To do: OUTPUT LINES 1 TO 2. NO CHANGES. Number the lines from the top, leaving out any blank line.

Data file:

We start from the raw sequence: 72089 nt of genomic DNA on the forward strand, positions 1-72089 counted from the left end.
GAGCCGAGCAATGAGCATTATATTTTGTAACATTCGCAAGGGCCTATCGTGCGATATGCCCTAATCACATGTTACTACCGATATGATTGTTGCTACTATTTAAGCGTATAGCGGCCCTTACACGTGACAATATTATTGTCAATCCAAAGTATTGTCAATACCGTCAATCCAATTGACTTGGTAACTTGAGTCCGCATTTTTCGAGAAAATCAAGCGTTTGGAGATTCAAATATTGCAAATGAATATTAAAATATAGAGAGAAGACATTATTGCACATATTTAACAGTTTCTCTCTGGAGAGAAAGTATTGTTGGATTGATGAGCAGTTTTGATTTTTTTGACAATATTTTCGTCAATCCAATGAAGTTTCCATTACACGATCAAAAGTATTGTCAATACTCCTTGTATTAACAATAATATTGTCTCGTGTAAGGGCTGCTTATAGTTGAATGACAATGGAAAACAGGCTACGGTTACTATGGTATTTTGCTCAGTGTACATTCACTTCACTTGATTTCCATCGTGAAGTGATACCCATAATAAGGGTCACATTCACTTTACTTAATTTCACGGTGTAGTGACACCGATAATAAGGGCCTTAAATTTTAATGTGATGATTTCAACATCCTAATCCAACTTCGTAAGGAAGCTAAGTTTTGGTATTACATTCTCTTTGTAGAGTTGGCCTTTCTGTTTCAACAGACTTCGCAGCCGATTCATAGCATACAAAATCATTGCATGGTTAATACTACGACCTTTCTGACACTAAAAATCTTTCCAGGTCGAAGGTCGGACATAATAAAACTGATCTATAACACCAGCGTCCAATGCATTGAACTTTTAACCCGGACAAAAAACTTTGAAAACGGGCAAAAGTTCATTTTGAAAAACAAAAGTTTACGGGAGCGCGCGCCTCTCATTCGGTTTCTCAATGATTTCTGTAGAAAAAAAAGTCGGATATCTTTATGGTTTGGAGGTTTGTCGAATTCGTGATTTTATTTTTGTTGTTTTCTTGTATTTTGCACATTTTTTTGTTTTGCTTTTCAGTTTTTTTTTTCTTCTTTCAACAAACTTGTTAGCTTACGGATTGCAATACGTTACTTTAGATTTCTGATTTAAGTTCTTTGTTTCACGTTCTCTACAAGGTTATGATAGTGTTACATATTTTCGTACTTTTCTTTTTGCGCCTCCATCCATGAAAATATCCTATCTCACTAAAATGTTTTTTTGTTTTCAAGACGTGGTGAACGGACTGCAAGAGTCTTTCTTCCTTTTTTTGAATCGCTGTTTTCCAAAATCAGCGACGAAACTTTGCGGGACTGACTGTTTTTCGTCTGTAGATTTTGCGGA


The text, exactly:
We start from the raw sequence: 72089 nt of genomic DNA on the forward strand, positions 1-72089 counted from the left end.
GAGCCGAGCAATGAGCATTATATTTTGTAACATTCGCAAGGGCCTATCGTGCGATATGCCCTAATCACATGTTACTACCGATATGATTGTTGCTACTATTTAAGCGTATAGCGGCCCTTACACGTGACAATATTATTGTCAATCCAAAGTATTGTCAATACCGTCAATCCAATTGACTTGGTAACTTGAGTCCGCATTTTTCGAGAAAATCAAGCGTTTGGAGATTCAAATATTGCAAATGAATATTAAAATATAGAGAGAAGACATTATTGCACATATTTAACAGTTTCTCTCTGGAGAGAAAGTATTGTTGGATTGATGAGCAGTTTTGATTTTTTTGACAATATTTTCGTCAATCCAATGAAGTTTCCATTACACGATCAAAAGTATTGTCAATACTCCTTGTATTAACAATAATATTGTCTCGTGTAAGGGCTGCTTATAGTTGAATGACAATGGAAAACAGGCTACGGTTACTATGGTATTTTGCTCAGTGTACATTCACTTCACTTGATTTCCATCGTGAAGTGATACCCATAATAAGGGTCACATTCACTTTACTTAATTTCACGGTGTAGTGACACCGATAATAAGGGCCTTAAATTTTAATGTGATGATTTCAACATCCTAATCCAACTTCGTAAGGAAGCTAAGTTTTGGTATTACATTCTCTTTGTAGAGTTGGCCTTTCTGTTTCAACAGACTTCGCAGCCGATTCATAGCATACAAAATCATTGCATGGTTAATACTACGACCTTTCTGACACTAAAAATCTTTCCAGGTCGAAGGTCGGACATAATAAAACTGATCTATAACACCAGCGTCCAATGCATTGAACTTTTAACCCGGACAAAAAACTTTGAAAACGGGCAAAAGTTCATTTTGAAAAACAAAAGTTTACGGGAGCGCGCGCCTCTCATTCGGTTTCTCAATGATTTCTGTAGAAAAAAAAGTCGGATATCTTTATGGTTTGGAGGTTTGTCGAATTCGTGATTTTATTTTTGTTGTTTTCTTGTATTTTGCACATTTTTTTGTTTTGCTTTTCAGTTTTTTTTTTCTTCTTTCAACAAACTTGTTAGCTTACGGATTGCAATACGTTACTTTAGATTTCTGATTTAAGTTCTTTGTTTCACGTTCTCTACAAGGTTATGATAGTGTTACATATTTTCGTACTTTTCTTTTTGCGCCTCCATCCATGAAAATATCCTATCTCACTAAAATGTTTTTTTGTTTTCAAGACGTGGTGAACGGACTGCAAGAGTCTTTCTTCCTTTTTTTGAATCGCTGTTTTCCAAAATCAGCGACGAAACTTTGCGGGACTGACTGTTTTTCGTCTGTAGATTTTGCGGA